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2019
02.02

I love this ad. American Express have a good track record of engaging ads and this is the first TV commercial from the new international advertising campaign by ‘AMEX‘, directed by Kuntzel+Deygas (add a dog), agency: Ogilvy & Mather UK.

(Opinion: Jon Price ? Designer)

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2009
12.07

It used to be that an advertising agency was simply that – an agency that you would go to if you wanted to advertise.  You would expect to pay them to create a message, devise a look and then put it in front of as many potential customers as you could afford. 

In recent years, however, the boundaries have become increasingly blurred between advertising agencies, marketeers, design groups and digital agencies.  Pressure is increasing on all of these to create ‘integrated’ solutions – campaigns that work across all media. Hence advertising agencies are having to diversify into areas once exclusive to digital or design agencies, and vice-versa. 

That’s not to say that there are no longer any specialist agencies out there. There are.  But the service offering for each type of agency is becoming more integrated. Where the agency can’t deliver something internally, they will almost certainly have a relationship with someone else who can. This is great for the individuals working within the agencies.  Being able to work in areas that we would not previously have experienced makes the job more fulfilling and more enjoyable; it also gives us more opportunity for learning and personal development.  For the client, it is perhaps not always clear which type of agency they should be working with, but it is also true that their agency (however they label themselves) is now more likely to understand how to satisfy their clients’ broader commercial and marketing objectives, using a broader palette of communications.  Surely that’s good news for everyone?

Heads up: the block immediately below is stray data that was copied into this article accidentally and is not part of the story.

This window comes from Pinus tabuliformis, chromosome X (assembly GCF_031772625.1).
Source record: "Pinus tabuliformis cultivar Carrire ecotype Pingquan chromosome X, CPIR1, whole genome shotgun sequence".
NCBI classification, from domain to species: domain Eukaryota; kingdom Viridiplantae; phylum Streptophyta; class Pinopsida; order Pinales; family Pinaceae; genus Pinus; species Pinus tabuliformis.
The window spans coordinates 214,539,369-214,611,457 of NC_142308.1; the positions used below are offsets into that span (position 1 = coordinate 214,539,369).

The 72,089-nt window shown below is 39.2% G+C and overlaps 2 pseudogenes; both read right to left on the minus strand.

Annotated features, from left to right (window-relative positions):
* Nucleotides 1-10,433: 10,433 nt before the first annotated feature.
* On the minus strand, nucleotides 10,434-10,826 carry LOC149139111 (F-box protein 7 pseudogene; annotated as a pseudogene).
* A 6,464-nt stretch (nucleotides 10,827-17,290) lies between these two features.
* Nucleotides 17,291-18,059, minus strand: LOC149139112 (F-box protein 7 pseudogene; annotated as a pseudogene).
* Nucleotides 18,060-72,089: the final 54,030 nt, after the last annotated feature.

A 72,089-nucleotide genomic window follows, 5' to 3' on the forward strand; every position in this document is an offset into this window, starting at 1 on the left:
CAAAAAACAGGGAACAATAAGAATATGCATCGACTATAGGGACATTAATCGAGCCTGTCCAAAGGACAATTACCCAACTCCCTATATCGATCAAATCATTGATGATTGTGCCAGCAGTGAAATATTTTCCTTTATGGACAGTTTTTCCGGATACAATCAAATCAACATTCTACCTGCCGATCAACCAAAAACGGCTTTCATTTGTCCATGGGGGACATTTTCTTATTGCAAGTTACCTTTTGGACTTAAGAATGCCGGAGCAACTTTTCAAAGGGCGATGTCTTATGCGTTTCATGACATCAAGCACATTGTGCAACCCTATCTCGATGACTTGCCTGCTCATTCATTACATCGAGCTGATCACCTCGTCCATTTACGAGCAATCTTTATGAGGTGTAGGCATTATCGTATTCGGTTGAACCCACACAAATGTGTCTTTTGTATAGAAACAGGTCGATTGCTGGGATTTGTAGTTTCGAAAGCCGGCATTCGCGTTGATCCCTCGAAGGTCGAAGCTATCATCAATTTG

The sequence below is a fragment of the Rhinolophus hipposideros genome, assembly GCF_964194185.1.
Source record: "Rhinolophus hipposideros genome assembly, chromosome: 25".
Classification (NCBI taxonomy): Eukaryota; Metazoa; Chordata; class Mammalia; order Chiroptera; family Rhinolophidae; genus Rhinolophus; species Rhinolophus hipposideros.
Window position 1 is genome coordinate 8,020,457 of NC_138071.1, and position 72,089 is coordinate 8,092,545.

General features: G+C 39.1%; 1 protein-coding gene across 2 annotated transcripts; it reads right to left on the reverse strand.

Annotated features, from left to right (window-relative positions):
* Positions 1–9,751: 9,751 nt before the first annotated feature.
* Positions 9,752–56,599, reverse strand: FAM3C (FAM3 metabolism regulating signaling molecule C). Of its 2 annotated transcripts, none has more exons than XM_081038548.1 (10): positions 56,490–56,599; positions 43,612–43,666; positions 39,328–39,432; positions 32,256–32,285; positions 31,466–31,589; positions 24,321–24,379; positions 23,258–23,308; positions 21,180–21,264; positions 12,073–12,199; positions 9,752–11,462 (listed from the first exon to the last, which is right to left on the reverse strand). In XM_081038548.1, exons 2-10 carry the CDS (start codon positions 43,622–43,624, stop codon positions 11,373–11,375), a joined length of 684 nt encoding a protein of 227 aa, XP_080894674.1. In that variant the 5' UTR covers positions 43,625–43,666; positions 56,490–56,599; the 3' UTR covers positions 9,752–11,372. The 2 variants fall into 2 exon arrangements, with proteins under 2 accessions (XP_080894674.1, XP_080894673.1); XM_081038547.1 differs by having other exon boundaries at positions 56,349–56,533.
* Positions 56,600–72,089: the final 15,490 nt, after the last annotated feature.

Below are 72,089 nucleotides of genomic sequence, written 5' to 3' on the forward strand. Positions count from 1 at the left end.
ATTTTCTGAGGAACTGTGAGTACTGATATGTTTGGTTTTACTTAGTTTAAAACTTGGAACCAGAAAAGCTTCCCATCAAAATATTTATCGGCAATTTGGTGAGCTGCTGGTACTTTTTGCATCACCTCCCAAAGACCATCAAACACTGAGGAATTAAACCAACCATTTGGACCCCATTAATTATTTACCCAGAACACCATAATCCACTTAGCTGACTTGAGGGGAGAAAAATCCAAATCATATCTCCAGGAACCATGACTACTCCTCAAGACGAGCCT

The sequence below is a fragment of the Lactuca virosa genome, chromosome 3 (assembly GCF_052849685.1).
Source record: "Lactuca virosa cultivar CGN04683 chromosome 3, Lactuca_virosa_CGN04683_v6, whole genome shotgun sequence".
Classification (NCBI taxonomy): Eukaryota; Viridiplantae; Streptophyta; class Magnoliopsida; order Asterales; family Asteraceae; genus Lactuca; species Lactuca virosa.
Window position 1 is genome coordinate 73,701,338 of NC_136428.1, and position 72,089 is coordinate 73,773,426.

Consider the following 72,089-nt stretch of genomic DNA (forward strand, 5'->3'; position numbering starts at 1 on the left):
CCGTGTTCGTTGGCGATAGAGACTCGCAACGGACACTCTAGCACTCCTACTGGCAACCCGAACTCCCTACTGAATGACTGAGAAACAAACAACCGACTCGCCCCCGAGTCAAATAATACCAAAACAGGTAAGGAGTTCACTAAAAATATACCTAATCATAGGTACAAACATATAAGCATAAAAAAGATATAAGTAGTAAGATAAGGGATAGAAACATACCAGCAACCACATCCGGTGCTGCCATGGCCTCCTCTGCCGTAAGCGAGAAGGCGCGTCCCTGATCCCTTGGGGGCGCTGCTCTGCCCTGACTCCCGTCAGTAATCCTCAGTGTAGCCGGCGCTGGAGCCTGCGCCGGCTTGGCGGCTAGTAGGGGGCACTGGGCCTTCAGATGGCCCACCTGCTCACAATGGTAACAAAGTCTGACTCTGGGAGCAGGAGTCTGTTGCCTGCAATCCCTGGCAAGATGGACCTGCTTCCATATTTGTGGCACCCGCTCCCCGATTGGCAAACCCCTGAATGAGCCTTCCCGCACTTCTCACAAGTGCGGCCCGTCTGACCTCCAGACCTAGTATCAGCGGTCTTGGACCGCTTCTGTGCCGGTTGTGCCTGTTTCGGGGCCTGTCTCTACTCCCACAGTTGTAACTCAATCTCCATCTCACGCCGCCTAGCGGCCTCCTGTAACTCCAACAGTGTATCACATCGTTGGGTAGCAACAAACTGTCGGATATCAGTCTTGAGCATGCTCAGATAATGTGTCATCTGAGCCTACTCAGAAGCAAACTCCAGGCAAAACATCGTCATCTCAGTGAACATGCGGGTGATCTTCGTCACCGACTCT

(Opinion: Paul Mabin -Creative Director)

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2009
06.08

 

For Tibits, a large vegetarian restaurant chain in Switzerland, oversized forks have been produced to be fixed to trees in major parks and outdoor shopping areas all over Switzerland. In a surprising new matter, the freshness of Tibits food could be demonstrated to people walking by. “Very, very vegetarian food”.

(Opinion: Jon Price ? Designer / credit ? ibelieveinadv) 

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2009
06.01

I’m a massive fan of Japanese ethics, design principles and aesthetics. In this case it’s their eccentric and off-the-wall sense of humor that caught my attention. Not only is this advert amusing and memorable, it’s also skillfully produced and typical of the often surreal Japanese comic sensibility. The Advert was produced by Ogilvy & Mather, Japan.

(Opinion: Jon Price ? Designer) 

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2009
05.22

I was watching telly last night and in the commercial break I was surprised to see an ad for Kelly’s ice cream (possibly one of Cornwall’s best-known brands), by Devilfish. The new 30 second advertisment is part of a £2million television campaign to market the ice cream nationally. The ad was filmed locally and features some really simple, nice photography. It makes a refreshing change to see a company close to home making the leap to go national, especially in these financially trying times.

Take a look for yourself here…

(Opinion: Deborah Jones ? Designer)